2016 awardee, Cedarville (Mackinac County), Boat building and restoration
Gary Tassier (b. 1948) learned to repair and restore wooden boats from his grandfather, Leo, and Uncle Marvin at their shop, Tassier Boat Works in the Les Cheneaux Islands in Michigan. Upon graduating from Lake Superior State College with a degree in mechanical engineering technology, he returned to the Islands to work at the family boat shop. Gary subsequently became a key figure in the region’s wooden boat revival of the 1970s and helped the restoration and care of antique and classic boats to become an important aspect of the Les Cheneaux Islands economy in the late 20th and early 21st centuries. Some of the boats he rebuilt early on have become mainstay models for this renaissance of wooden boatbuilding. Gary has built, preserved, and restored dozens of boats from wooden sailing yachts to lapstrake rowing skiffs; from wood and canvas canoes to mahogany runabouts. He continues, 15 years into his retirement, to provide advice, mentoring and consultation on the technical challenges that accompany restoring wooden boats.
Wooden boats were not designed to last longer than one or two decades. However, there are boats on the water in the Les Cheneaux Islands today that are in their fourth generation of use thanks to the work of Gary, Leo, Marvin, and now Gary’s protégés, Mike Freel and Vaughn Rye. Some of these boats were built by craftsmen at Michigan’s major wooden boat manufacturers such as Chris Craft or Hacker Craft, who worked from drawn plans created by gifted designers. Others were designed by Gary’s grandfather Leo, and no written plans ever existed for them. Many of the boats that were built or rebuilt by Leo or his contemporaries were done without benefit of existing plans, although sometimes they had a photograph of an original boat from which they could work. Not only has Gary preserved and rebuilt many of these actual boats, which still carry passengers about the islands today, but he has also preserved many of their designs by constructing scale models of them from scrap lumber, which is a very old practice for communicating in traditional marine designs—a plan that does not require writing.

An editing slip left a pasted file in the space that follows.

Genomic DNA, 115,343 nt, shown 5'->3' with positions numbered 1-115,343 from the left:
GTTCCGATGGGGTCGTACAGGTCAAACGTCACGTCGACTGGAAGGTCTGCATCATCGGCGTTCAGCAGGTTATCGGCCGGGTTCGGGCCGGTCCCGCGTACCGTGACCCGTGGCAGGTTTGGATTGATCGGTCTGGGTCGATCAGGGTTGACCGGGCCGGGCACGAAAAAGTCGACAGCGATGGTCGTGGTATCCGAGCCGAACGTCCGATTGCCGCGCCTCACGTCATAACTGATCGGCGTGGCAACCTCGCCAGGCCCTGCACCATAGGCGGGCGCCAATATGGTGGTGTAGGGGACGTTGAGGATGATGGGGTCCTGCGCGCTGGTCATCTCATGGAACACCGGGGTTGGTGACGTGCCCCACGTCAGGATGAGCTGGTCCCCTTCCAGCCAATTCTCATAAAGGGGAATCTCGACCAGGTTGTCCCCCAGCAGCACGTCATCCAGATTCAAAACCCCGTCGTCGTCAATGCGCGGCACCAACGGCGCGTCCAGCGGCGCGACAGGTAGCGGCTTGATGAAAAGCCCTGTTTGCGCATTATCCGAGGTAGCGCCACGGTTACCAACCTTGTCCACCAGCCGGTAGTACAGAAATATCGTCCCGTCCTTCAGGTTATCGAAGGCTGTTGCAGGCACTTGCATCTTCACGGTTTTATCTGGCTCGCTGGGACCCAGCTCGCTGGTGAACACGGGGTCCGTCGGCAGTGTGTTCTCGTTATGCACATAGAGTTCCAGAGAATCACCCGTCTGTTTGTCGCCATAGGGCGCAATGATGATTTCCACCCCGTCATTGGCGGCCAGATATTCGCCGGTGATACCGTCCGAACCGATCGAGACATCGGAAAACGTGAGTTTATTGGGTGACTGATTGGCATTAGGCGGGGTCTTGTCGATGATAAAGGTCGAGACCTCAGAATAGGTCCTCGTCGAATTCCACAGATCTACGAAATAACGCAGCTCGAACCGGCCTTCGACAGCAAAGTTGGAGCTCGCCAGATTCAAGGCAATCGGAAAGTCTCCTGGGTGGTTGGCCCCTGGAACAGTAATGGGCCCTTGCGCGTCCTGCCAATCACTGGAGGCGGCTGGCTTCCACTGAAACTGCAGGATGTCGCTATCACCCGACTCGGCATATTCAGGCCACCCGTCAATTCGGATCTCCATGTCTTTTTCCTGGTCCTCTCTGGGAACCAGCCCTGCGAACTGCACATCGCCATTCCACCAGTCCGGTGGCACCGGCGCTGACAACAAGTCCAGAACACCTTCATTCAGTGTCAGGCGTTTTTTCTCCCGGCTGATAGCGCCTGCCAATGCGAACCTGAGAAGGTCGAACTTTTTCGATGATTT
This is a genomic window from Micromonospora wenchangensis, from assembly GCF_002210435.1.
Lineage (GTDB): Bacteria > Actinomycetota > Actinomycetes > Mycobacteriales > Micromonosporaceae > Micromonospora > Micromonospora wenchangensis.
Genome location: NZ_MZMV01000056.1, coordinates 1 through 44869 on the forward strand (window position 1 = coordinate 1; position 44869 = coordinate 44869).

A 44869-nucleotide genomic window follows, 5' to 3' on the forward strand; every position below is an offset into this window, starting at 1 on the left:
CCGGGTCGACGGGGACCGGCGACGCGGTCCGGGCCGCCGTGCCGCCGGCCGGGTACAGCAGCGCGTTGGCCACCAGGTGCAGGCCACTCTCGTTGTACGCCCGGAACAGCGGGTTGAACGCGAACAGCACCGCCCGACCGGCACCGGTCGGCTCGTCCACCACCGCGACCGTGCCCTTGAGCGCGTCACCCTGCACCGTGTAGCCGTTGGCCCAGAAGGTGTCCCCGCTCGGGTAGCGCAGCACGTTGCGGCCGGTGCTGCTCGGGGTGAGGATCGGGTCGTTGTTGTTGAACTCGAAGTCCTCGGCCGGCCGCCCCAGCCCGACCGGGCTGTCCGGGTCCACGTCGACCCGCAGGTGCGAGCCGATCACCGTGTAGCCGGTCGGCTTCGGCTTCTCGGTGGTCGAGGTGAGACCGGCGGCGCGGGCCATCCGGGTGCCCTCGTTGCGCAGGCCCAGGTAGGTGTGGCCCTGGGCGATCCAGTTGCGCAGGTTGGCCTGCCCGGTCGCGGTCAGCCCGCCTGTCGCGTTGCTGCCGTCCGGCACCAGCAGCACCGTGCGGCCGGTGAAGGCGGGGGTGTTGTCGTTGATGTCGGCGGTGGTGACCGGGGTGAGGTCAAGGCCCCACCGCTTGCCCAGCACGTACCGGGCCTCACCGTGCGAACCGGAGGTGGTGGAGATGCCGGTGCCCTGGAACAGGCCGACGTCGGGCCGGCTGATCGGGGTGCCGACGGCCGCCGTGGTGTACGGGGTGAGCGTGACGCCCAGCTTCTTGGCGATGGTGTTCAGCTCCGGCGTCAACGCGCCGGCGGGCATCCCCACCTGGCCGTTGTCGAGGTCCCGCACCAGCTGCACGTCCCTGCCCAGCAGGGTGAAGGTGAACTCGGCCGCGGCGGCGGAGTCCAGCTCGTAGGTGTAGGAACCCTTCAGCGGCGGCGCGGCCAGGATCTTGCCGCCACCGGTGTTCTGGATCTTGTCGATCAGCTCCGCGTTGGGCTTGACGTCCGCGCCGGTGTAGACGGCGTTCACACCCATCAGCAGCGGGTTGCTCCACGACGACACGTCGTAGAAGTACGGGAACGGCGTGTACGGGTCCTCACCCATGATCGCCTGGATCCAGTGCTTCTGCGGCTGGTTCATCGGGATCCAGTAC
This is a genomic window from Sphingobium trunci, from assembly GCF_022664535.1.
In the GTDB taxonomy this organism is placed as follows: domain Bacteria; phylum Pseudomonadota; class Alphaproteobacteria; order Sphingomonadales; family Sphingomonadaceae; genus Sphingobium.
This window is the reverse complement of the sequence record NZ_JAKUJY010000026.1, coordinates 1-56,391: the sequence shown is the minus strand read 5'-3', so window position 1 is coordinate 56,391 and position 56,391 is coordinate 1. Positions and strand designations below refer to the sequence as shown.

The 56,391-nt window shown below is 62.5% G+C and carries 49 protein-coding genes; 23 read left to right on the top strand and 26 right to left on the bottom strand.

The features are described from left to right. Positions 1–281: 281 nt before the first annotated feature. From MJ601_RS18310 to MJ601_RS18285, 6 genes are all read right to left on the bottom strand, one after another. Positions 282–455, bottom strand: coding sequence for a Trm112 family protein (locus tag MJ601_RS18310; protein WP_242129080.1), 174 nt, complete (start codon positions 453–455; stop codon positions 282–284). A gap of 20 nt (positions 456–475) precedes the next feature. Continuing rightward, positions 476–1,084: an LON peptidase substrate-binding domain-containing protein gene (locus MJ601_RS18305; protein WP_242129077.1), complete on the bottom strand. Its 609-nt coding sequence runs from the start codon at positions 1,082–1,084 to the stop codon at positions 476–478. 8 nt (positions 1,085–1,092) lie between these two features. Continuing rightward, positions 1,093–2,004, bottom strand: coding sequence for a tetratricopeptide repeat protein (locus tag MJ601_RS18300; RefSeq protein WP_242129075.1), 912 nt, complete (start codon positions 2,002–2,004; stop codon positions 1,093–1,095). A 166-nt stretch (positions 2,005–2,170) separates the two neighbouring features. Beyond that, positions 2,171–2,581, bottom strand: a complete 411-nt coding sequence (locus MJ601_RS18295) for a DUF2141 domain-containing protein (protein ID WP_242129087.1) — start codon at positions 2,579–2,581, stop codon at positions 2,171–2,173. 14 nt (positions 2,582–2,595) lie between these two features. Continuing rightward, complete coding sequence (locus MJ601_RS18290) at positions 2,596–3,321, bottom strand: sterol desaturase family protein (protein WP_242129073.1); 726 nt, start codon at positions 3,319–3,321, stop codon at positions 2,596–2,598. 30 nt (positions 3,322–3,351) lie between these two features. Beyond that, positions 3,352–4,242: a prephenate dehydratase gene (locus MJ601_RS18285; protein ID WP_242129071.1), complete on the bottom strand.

Compiled by Nick Schaedig with MTAP Staff, 2016
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